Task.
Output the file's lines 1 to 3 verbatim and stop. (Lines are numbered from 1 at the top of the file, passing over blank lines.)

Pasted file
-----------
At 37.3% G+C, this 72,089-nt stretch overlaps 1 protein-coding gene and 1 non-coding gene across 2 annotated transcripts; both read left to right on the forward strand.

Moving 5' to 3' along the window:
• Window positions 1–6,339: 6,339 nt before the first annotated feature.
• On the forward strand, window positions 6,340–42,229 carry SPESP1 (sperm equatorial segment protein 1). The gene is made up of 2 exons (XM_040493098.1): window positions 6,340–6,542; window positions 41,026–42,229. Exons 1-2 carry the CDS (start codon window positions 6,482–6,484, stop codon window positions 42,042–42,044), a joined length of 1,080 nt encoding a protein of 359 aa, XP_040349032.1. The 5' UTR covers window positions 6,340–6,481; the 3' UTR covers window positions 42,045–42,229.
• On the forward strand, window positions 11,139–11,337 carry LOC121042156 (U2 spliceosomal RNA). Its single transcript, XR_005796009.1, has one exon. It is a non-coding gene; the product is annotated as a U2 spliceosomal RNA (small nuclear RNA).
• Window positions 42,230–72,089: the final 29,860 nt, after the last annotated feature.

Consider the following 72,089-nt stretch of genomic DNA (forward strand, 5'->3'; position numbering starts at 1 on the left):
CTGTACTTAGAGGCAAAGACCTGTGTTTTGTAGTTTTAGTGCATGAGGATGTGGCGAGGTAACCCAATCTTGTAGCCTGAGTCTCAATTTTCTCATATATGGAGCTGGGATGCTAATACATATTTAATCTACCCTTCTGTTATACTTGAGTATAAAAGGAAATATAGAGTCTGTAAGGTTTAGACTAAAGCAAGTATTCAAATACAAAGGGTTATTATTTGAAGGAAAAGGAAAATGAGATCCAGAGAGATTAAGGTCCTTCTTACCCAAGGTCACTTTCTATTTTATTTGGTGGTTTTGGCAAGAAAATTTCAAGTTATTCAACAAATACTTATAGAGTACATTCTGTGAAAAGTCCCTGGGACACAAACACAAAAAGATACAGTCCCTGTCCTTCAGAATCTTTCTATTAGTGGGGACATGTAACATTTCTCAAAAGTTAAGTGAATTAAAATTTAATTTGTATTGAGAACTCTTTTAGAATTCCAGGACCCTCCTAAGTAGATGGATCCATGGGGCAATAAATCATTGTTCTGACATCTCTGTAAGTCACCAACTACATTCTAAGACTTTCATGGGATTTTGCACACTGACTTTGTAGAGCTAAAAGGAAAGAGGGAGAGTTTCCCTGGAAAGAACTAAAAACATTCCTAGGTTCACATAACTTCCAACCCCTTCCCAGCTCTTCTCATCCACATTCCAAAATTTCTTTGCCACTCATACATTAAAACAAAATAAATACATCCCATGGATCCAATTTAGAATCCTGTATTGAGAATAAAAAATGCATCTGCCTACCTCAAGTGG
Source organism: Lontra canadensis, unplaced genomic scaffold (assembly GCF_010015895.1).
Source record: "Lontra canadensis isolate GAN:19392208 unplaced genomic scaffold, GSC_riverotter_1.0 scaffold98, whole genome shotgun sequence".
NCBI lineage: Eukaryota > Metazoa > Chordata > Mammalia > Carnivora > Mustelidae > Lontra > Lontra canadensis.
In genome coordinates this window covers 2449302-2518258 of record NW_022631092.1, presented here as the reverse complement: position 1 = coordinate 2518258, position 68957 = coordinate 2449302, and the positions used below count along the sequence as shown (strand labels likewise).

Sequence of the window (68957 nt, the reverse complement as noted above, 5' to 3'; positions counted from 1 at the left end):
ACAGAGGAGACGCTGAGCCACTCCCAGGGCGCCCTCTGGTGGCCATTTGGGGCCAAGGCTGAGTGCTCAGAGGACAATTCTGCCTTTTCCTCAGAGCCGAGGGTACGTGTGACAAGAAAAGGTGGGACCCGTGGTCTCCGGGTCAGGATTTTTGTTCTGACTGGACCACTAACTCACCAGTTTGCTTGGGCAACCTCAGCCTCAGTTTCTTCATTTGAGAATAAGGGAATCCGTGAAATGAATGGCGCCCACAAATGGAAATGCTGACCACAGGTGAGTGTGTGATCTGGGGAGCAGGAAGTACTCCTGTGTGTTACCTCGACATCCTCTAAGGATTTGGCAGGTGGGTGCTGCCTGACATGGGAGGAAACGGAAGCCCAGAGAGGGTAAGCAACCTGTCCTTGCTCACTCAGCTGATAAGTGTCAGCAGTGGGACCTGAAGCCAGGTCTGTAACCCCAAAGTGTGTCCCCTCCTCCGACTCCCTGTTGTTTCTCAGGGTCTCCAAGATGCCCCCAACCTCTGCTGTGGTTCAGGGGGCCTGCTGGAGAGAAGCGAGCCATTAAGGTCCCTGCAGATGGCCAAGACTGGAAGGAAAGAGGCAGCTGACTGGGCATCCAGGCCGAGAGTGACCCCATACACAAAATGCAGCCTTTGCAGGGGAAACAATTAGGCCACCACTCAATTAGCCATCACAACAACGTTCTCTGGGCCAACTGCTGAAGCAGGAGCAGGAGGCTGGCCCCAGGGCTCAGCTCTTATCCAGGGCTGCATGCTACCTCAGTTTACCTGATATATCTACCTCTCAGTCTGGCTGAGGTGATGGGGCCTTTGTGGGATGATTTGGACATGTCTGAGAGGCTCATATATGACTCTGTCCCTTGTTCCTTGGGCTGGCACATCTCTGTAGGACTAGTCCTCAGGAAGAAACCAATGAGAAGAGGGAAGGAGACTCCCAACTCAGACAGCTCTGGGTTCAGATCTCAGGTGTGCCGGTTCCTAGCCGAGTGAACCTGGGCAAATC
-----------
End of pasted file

At 37.3% G+C, this 72,089-nt stretch overlaps 1 protein-coding gene and 1 non-coding gene across 2 annotated transcripts; both read left to right on the forward strand.

Moving 5' to 3' along the window:
• Window positions 1–6,339: 6,339 nt before the first annotated feature.